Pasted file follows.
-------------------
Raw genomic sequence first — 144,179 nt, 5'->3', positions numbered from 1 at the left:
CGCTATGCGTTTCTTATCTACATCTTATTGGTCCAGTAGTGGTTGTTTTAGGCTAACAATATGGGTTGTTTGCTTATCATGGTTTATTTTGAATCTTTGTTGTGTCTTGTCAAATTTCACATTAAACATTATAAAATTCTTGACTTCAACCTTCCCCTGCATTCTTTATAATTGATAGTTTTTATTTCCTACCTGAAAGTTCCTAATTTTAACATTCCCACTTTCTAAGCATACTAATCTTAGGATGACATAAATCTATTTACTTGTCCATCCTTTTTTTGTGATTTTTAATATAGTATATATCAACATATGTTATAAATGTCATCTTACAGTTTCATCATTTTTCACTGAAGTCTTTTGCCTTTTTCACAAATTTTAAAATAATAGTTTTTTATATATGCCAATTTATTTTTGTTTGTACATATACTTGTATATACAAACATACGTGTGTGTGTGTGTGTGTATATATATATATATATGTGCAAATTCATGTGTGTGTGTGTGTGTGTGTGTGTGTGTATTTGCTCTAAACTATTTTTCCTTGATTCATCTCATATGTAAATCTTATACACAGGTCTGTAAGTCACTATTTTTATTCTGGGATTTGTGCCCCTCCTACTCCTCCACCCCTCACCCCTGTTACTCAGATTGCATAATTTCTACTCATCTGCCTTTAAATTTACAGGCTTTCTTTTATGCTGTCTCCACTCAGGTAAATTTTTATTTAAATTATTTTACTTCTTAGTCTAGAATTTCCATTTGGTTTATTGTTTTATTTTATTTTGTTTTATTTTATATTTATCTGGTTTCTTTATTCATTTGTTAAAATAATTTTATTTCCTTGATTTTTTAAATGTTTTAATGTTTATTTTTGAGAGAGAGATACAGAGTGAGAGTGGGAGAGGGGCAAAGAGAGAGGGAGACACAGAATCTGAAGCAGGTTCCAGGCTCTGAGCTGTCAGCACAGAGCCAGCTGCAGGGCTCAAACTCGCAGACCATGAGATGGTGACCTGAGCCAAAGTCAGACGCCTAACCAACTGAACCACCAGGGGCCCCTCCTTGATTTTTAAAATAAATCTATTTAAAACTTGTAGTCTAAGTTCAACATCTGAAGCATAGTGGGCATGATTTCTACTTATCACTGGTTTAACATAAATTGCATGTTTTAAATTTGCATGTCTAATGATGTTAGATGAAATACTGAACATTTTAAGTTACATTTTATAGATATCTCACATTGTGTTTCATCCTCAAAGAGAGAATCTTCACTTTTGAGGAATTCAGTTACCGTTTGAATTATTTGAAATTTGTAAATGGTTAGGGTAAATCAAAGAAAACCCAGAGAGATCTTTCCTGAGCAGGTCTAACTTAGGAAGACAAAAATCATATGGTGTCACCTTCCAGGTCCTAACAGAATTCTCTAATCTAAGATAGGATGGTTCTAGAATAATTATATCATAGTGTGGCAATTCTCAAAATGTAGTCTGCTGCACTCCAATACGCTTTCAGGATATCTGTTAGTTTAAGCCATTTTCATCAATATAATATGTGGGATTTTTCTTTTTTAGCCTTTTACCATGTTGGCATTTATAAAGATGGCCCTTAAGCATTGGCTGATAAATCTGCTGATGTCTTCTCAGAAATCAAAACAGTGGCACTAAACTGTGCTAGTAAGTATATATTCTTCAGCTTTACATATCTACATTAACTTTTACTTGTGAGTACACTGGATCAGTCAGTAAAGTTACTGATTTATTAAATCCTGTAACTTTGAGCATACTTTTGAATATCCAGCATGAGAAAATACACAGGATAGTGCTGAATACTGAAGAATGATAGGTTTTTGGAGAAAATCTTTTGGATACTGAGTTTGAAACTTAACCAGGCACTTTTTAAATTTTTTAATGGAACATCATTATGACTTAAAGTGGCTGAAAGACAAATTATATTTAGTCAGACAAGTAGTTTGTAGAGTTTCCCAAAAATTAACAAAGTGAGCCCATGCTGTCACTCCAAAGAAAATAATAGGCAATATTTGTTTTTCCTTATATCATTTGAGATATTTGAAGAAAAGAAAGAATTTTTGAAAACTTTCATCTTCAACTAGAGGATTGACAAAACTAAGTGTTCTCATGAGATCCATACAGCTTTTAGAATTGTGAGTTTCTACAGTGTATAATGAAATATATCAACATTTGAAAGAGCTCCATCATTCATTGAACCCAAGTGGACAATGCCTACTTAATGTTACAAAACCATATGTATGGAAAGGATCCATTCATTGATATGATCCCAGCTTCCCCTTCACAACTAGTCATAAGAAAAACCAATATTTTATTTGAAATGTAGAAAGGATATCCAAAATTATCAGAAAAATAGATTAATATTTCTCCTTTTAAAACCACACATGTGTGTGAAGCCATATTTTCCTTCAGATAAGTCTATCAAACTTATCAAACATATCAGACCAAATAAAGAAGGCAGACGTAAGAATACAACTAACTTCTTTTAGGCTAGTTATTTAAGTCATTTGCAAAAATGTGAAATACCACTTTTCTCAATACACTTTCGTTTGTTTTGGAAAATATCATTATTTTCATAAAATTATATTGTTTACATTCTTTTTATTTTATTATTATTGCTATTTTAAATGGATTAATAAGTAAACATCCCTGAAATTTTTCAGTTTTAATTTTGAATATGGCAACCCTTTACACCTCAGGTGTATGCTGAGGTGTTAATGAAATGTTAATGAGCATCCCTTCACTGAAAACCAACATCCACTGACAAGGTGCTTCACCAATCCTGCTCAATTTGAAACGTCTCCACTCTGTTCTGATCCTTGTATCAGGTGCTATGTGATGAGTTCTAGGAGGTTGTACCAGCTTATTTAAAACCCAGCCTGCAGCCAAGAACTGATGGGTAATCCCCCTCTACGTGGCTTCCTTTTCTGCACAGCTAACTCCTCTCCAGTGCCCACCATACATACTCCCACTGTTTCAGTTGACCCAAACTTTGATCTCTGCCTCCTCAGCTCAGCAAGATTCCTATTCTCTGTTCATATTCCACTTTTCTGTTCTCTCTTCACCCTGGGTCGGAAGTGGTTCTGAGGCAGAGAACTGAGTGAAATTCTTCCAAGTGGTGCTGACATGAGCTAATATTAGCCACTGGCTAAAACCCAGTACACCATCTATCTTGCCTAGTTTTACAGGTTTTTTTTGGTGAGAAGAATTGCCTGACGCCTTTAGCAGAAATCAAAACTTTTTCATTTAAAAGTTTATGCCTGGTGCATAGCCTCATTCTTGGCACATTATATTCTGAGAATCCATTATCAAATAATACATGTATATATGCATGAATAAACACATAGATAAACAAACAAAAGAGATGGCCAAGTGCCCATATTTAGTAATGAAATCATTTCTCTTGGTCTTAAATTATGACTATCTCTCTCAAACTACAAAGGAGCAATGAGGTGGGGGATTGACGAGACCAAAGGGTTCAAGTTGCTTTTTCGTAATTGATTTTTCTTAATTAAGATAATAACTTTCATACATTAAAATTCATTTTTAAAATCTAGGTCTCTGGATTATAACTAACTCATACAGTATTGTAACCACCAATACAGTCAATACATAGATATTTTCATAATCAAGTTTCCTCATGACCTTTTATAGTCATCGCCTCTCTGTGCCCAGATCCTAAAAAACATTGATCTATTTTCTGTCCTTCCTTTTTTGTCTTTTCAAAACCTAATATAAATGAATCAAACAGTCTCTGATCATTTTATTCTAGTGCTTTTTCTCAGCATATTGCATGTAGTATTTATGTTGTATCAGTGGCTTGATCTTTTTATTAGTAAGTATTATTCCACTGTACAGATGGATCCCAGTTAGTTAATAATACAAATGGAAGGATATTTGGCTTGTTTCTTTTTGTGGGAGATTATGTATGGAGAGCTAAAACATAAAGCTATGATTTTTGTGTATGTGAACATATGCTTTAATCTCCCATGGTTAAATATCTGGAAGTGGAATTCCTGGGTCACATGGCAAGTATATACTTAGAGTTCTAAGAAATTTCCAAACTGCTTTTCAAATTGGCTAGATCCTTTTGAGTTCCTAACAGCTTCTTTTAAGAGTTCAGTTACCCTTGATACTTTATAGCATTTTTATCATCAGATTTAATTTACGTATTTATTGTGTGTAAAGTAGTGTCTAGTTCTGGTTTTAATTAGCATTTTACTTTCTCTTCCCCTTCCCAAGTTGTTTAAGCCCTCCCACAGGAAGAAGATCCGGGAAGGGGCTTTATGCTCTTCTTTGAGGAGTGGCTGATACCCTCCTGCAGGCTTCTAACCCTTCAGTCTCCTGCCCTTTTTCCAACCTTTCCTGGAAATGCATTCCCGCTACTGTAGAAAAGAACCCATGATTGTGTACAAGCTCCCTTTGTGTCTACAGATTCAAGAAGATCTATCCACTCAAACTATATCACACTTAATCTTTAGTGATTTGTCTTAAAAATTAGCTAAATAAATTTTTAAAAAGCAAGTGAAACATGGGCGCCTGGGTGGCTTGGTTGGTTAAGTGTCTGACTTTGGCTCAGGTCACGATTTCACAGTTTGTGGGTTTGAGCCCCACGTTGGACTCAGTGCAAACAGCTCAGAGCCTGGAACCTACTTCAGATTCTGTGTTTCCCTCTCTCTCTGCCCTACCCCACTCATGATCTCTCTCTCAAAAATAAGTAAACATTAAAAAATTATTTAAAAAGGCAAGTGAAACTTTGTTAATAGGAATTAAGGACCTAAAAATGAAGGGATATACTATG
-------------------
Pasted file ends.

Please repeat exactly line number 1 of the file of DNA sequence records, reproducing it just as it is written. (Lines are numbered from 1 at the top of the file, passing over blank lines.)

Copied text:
Raw genomic sequence first — 144,179 nt, 5'->3', positions numbered from 1 at the left: